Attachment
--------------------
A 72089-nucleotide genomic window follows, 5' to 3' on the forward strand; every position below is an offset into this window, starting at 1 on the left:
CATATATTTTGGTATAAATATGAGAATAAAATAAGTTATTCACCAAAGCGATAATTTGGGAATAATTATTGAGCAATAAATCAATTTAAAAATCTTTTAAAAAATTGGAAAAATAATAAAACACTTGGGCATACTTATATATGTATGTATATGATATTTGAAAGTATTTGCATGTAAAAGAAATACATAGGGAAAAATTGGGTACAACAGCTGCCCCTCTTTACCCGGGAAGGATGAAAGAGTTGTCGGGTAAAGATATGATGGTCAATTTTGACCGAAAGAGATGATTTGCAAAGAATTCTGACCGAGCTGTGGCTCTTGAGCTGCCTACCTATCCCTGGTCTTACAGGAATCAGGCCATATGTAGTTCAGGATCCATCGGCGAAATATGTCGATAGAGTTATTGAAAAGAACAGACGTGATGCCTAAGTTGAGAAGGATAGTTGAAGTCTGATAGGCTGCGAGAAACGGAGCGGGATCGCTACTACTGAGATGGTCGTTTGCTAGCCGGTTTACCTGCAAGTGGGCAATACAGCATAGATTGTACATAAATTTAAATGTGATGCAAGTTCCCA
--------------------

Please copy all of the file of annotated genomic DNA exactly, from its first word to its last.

A 72089-nucleotide genomic window follows, 5' to 3' on the forward strand; every position below is an offset into this window, starting at 1 on the left:
CATATATTTTGGTATAAATATGAGAATAAAATAAGTTATTCACCAAAGCGATAATTTGGGAATAATTATTGAGCAATAAATCAATTTAAAAATCTTTTAAAAAATTGGAAAAATAATAAAACACTTGGGCATACTTATATATGTATGTATATGATATTTGAAAGTATTTGCATGTAAAAGAAATACATAGGGAAAAATTGGGTACAACAGCTGCCCCTCTTTACCCGGGAAGGATGAAAGAGTTGTCGGGTAAAGATATGATGGTCAATTTTGACCGAAAGAGATGATTTGCAAAGAATTCTGACCGAGCTGTGGCTCTTGAGCTGCCTACCTATCCCTGGTCTTACAGGAATCAGGCCATATGTAGTTCAGGATCCATCGGCGAAATATGTCGATAGAGTTATTGAAAAGAACAGACGTGATGCCTAAGTTGAGAAGGATAGTTGAAGTCTGATAGGCTGCGAGAAACGGAGCGGGATCGCTACTACTGAGATGGTCGTTTGCTAGCCGGTTTACCTGCAAGTGGGCAATACAGCATAGATTGTACATAAATTTAAATGTGATGCAAGTTCCCA